Searching for a balance in storytelling versus participating in the story.
This is something I toil with frequently, so I thought I’d lay down some thoughts and see if it gets me anywhere revelational. In fact the dilemma rises to the top of my thoughts quite frequently. I’m love to find the story that seems hidden, beautiful, relevant or intriguing. I strive my best to share that with anyone who will listen. I collect objects, memories, photos, videos…anything I think might make a great story. I talk a lot once I get going. My wife can attest to that. My mouth often struggles to keep up with the meandering parts of stories I’m attempting to organize and verbalize. I’ll admit, I’m a little scattered in my approach as a storyteller. Simultaneously, I also fight to be a part of the story. I want to be in it. I want to be copying moments into my memory. But, when you can just whip out your phone and capture anything you want, it makes it tough to keep it holstered during a great moment in your life.
Let’s take a look at an example from a moment with my family.
Last night, I was playing in the backyard with our kids. We were all kinda doing our own independent activities. This was after dinner. The sun was setting, yet there was still a thick wall of heat to walk through outside. Marisa was lying down on a cushioned lounge chair, reconnecting with friends on social media; taking a little well-deserved personal time after being completely overruled by kiddos all day. I was checking the pool to see if it needed to be cleaned or treated—it had been cloudy for a week now after we shocked it from the green, murkey state it had gotten to, quickly after we first filled it. (It’s an above the ground, blow up vinyl pool…with a filter, and it’s quite difficult to manage) I digress, as usual.
Meanwhile, Jameson and Mila were taking turns on an electric, riding motorcycle that Jameson had gotten a couple years back from my mom. All of a sudden, Jameson started screaming in excitement, “Dad, we found a grasshopper come look!” Of course, I couldn’t drop what I was doing fast enough to show him the initiative that I was making my way over there. He started running over towards me and ecstatically shouting, “DAD! COME LOOK AT THIS GRASSHOPPER WE FOUND!” I felt his sheer enthusiasm and ran over to him. Together, we crept over to the front of the motorcycle and peaked around underneath the front fender. Concurrently, Mila stared on with intensity at what we were doing and made the decision to jump off the bike to get right in the middle of the action. Marisa was also making her way over to the edge of the patio to watch. Then we saw him, a medium size green grasshopper with reddish-orange accent colors. His back legs were huge! He tried his best to hide from us. He/she didn’t realize we meant it know harm. We were merely adventurers looking to explore and analyze the world around us.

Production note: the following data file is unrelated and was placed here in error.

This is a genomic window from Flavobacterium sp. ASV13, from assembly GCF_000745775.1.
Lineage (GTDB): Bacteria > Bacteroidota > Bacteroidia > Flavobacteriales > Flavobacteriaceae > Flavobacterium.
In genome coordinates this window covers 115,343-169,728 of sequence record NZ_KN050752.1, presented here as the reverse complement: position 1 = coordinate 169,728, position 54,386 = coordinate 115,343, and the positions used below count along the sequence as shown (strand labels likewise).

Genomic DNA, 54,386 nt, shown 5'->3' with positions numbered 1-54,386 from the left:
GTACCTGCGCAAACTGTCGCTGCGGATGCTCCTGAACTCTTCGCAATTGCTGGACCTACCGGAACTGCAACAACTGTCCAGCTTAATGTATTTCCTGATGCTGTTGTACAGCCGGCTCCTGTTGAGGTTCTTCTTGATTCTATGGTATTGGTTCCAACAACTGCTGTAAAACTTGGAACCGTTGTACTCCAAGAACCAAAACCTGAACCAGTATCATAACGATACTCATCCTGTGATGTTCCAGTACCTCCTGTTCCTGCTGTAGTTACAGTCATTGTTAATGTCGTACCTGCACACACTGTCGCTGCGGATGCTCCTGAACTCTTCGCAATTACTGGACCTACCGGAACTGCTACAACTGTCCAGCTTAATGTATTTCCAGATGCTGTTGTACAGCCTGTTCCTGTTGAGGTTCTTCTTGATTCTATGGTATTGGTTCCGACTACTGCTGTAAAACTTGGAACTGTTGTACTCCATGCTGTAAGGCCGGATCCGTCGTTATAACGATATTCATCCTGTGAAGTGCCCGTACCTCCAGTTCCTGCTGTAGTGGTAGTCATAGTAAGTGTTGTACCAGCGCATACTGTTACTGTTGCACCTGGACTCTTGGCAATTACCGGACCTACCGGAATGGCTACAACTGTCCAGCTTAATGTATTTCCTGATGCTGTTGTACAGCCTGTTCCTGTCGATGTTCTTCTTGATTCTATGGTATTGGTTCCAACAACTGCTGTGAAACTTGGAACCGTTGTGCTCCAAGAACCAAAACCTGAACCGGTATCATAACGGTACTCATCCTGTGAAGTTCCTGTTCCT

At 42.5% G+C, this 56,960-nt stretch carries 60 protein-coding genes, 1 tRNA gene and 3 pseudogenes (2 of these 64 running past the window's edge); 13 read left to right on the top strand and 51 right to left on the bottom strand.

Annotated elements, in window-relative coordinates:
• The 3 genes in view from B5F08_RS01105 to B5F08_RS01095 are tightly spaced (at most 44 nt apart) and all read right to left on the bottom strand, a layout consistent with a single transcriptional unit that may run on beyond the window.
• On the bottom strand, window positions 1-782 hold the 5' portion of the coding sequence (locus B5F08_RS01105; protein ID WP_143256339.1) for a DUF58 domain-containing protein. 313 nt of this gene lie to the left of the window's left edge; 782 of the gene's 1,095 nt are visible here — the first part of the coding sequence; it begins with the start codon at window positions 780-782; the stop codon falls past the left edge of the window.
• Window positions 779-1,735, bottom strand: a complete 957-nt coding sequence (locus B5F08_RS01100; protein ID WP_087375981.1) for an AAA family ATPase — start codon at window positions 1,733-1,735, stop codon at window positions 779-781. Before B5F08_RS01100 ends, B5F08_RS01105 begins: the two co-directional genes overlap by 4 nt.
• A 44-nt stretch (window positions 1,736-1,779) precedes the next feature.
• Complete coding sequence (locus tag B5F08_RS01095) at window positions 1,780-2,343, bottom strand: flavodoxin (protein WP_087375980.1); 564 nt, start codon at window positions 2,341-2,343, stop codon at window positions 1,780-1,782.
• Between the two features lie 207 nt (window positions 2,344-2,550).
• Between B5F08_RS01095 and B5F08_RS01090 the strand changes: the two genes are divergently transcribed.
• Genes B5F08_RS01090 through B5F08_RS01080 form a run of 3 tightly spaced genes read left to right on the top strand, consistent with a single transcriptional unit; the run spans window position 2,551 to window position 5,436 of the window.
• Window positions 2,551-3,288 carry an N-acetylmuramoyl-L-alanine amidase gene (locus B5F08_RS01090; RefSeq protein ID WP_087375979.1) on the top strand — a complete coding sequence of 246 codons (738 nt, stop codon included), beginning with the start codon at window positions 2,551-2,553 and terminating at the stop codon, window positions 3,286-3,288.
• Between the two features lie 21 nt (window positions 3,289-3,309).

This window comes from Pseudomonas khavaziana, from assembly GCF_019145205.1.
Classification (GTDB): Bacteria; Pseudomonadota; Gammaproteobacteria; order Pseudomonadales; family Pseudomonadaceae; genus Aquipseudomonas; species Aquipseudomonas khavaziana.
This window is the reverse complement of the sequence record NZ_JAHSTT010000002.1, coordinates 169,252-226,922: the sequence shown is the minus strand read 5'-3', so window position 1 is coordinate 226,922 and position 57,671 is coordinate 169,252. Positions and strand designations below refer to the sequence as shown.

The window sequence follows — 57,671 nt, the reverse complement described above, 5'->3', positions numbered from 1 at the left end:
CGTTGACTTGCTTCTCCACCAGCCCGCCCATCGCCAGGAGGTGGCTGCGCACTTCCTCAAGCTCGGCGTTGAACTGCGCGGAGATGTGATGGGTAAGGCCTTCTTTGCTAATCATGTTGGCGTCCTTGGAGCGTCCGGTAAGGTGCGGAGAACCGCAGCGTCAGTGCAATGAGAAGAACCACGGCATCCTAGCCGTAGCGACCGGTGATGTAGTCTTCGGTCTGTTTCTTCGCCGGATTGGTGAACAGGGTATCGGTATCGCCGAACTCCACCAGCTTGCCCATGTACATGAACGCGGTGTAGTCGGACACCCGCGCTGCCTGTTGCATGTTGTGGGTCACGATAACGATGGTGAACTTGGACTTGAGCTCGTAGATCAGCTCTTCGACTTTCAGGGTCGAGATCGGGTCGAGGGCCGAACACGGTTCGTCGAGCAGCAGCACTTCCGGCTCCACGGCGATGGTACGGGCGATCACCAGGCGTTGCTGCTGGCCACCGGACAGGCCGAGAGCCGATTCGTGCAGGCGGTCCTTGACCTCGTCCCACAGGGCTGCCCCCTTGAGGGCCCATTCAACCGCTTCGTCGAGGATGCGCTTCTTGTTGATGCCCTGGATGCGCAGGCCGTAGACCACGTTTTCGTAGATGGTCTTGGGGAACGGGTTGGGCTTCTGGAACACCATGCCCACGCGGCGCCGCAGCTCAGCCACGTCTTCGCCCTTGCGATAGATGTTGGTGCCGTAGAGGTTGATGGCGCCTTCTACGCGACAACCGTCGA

Well joy ensued as we gently captured the little guy and let him crawl on us and hop off only to be picked right back up. During that time we also found another larger grasshopper that was yellow with tiny black stripes and bigger wings; a grasshopper I’m more familiar seeing in Texas. We had a blast together for this short time that felt like an entire journey together. And we were, most definitely, all in the moment together! My creative/journalist mind told me to whip out the phone and capture a photo or quick video, yet my storage was maxed out. I felt saddened that I couldn’t capture the moment visually to share with others. At the same time, it worked out good because I got to just be there and wholly involved in the story.
We often play dual roles as storytellers and active participants in the story we are telling. Finding the right balance in that scenario can be confusing. Sometimes you just can’t grab the phone, open it, let it focus and force it to take the photo before the moment is lost. And sometimes, that leaves you feeling sad that you can’t share that with others, except through telling a good old verbal story. It’s such a quick struggle conversation you have in your mind, and I guess you just have to trust your gut that everything will be ok. Other times, you interrupt the story to get the photo/video and it feels forced, or you completely ruin the moment. Then, you feel like a dick for having done that. It’s an encounter we share these days with always having a phone at our fingertips to capture the moment.
We did have Marisa grab her phone and capture the moment, so we could share it with anyone willing to experience our story. Jameson pleaded for the opportunity to also capture some photos. Often, interrupting the story for the sake of capturing it is bad. The other people involved feel vulnerable or as if you don’t value it as much. In this case, we were able to involve the kids and make capturing the moment, part of the moment.
I think my take on this whole balance of capturing the moment versus being in the moment is to just trust your gut. Be aware and make a snap decision on how to record your life’s wonderful moments. I hope you do share them and I can run across it to enjoy your take on life.